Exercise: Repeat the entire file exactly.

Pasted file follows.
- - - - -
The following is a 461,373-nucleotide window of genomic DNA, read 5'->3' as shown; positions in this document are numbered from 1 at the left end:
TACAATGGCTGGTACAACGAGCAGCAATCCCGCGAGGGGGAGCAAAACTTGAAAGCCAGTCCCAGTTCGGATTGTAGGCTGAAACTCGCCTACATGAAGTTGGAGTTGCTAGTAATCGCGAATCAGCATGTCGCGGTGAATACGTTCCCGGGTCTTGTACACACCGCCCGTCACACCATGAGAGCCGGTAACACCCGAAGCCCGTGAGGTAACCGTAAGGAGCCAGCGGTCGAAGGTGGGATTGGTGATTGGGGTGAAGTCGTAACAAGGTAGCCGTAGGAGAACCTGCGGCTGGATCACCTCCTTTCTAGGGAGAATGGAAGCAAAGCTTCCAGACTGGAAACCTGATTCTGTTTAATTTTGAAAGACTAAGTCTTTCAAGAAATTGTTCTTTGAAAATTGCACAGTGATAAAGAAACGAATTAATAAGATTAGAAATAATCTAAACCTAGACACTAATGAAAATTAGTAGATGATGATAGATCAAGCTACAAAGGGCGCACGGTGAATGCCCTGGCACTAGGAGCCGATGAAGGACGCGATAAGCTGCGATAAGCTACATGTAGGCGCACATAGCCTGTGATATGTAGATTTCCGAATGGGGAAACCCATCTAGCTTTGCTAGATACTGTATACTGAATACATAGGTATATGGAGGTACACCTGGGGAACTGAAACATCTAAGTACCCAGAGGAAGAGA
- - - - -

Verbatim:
The following is a 461,373-nucleotide window of genomic DNA, read 5'->3' as shown; positions in this document are numbered from 1 at the left end:
TACAATGGCTGGTACAACGAGCAGCAATCCCGCGAGGGGGAGCAAAACTTGAAAGCCAGTCCCAGTTCGGATTGTAGGCTGAAACTCGCCTACATGAAGTTGGAGTTGCTAGTAATCGCGAATCAGCATGTCGCGGTGAATACGTTCCCGGGTCTTGTACACACCGCCCGTCACACCATGAGAGCCGGTAACACCCGAAGCCCGTGAGGTAACCGTAAGGAGCCAGCGGTCGAAGGTGGGATTGGTGATTGGGGTGAAGTCGTAACAAGGTAGCCGTAGGAGAACCTGCGGCTGGATCACCTCCTTTCTAGGGAGAATGGAAGCAAAGCTTCCAGACTGGAAACCTGATTCTGTTTAATTTTGAAAGACTAAGTCTTTCAAGAAATTGTTCTTTGAAAATTGCACAGTGATAAAGAAACGAATTAATAAGATTAGAAATAATCTAAACCTAGACACTAATGAAAATTAGTAGATGATGATAGATCAAGCTACAAAGGGCGCACGGTGAATGCCCTGGCACTAGGAGCCGATGAAGGACGCGATAAGCTGCGATAAGCTACATGTAGGCGCACATAGCCTGTGATATGTAGATTTCCGAATGGGGAAACCCATCTAGCTTTGCTAGATACTGTATACTGAATACATAGGTATATGGAGGTACACCTGGGGAACTGAAACATCTAAGTACCCAGAGGAAGAGA